I'd heard people clap when the plane touched down before. I'd never heard such excitement as when the flight from Havana touched down at Miami.
After we boarded and were all seated, there was an announcement in Spanish. It was not repeated in English. Hands shot up all around the airplane. Had it been asking who wanted a free drink or seat upgrade? Everyone in our group looked at each other, but no one had any idea what was going on.
Finally, a Cuban sitting nearby explained that the announcement had been asking everyone who was staying in the United States to raise their hands, because they wanted to know how many there were.
Remember the visas that the United States had recently started granting more of? Some of them were on our flight.
We were only able to go to Cuba because the United States had eased up on the restrictions for Cuban travel, but it went the other way too. Cubans who wanted to go to the United States ran into at least as many issues from the United States government as from Cuba.
Our tour guide had an uncle who had gone to the United States during the revolution. Five times her grandmother had arranged a meeting with the United States to see if she could go visit him. Five times she'd managed to gather $100 to set up that meeting. Five times the United States had responded “no, you can't go see your son.” She had died without seeing him again.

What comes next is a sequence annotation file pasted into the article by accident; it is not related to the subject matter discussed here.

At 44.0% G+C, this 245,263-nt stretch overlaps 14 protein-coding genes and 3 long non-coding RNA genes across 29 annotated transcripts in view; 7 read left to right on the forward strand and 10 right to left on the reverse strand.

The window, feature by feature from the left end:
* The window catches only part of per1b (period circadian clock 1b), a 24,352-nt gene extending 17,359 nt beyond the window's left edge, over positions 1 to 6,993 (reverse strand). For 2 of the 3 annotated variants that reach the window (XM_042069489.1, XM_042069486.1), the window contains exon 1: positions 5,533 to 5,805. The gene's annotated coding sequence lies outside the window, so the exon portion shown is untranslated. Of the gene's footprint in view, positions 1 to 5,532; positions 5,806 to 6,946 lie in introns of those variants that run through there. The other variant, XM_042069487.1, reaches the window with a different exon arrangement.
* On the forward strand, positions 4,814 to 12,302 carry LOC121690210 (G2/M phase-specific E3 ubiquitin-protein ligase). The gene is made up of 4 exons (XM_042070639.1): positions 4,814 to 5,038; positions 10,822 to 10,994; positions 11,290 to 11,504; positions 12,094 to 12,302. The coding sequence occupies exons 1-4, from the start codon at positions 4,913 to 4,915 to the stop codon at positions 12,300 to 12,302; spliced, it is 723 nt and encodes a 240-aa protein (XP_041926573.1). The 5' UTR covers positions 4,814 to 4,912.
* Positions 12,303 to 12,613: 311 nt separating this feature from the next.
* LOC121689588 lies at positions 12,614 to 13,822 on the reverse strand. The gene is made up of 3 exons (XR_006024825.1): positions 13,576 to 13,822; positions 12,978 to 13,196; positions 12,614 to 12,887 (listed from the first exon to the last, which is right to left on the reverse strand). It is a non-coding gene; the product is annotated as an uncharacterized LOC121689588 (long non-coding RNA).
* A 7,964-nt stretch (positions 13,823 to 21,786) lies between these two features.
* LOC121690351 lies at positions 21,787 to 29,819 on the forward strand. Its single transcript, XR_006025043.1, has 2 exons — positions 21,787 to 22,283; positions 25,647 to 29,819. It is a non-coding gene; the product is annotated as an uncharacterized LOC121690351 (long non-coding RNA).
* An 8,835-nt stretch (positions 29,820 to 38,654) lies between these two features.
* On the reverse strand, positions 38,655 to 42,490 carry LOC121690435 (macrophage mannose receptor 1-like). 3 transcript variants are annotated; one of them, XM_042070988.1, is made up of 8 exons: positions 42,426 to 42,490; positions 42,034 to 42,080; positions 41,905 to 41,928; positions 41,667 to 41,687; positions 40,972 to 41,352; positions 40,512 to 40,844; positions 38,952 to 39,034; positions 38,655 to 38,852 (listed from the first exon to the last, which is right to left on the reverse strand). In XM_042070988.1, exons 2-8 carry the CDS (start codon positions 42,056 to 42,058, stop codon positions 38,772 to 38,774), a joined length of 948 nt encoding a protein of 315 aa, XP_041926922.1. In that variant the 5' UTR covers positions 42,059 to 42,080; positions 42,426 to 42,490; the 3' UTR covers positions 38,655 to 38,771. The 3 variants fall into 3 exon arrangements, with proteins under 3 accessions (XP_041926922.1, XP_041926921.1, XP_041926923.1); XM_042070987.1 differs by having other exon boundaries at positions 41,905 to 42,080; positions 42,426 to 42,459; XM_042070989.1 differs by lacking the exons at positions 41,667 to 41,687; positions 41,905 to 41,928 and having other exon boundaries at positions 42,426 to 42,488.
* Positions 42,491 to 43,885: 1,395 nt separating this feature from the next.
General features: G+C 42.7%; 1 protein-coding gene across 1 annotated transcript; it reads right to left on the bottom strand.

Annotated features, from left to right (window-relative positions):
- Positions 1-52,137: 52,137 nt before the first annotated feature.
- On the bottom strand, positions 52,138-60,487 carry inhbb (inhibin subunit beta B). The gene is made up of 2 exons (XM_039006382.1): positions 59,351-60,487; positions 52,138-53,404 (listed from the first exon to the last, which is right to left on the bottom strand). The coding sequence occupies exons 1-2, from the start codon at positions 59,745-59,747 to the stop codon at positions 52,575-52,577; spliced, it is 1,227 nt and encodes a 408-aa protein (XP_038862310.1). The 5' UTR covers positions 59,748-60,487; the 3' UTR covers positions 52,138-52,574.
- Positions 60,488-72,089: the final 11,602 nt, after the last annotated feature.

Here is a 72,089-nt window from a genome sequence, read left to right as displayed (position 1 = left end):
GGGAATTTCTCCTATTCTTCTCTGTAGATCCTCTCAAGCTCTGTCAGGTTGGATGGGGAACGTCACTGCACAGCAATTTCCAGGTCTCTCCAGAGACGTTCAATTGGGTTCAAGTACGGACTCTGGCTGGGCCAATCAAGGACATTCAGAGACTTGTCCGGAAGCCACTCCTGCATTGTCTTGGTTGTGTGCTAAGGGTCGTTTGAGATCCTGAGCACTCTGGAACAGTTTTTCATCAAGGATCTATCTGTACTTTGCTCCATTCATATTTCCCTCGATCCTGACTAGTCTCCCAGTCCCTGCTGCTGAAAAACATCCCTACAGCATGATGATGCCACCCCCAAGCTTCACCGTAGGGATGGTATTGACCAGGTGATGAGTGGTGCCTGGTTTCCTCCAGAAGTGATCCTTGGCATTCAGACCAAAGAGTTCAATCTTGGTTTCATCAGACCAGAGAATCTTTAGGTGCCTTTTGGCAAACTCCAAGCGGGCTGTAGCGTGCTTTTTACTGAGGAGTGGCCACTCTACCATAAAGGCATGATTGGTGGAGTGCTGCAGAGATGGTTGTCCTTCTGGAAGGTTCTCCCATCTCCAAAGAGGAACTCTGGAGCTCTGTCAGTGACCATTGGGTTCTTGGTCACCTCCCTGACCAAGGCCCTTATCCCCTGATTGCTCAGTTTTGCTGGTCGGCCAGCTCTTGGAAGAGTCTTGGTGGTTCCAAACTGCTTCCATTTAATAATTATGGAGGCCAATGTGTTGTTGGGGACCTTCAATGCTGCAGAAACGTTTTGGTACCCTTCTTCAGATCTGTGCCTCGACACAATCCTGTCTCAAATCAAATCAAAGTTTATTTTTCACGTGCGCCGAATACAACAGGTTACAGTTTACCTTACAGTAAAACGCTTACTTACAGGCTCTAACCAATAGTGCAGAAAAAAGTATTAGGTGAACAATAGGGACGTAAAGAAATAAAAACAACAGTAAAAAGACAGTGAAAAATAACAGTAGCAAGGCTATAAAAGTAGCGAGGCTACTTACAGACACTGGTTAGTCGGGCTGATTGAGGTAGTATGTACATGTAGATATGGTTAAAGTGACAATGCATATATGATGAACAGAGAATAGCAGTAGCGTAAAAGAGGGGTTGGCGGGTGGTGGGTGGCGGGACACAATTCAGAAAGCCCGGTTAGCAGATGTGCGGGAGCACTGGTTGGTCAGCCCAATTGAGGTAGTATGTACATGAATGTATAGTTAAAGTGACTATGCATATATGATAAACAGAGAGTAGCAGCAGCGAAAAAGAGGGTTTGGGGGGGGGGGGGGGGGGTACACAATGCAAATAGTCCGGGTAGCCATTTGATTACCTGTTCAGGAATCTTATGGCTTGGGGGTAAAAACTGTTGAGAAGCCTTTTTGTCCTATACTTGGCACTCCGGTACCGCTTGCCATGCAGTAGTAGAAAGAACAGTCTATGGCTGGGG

Several people I met on this trip (especially other non-American tourists) mentioned their approval of the kind of cultural exchange we were on, or how great travel is for learning. I've certainly learned a lot more from this trip than I could have in any other way, and developed a much greater appreciation for Cuba than I could have otherwise. That first step in easing the embargo is so important. Let more Americans tour and learn about Cuba, and let more Cubans come to the United States, whether they want to visit or live there.
The plane exploded into clapping and cheers when we touched down in the United States. Trent gave a thumbs up to a person sitting nearby him and said “congratulations.” The Cuban, now a Cuban-American, gave a thumbs up back. He was crying and hugging his family.
However glad I and the students I was with might be to return to nice showers and beds and families and friends and food, our excitement couldn't compare with the excitement of the new immigrants. They had been waiting so much longer.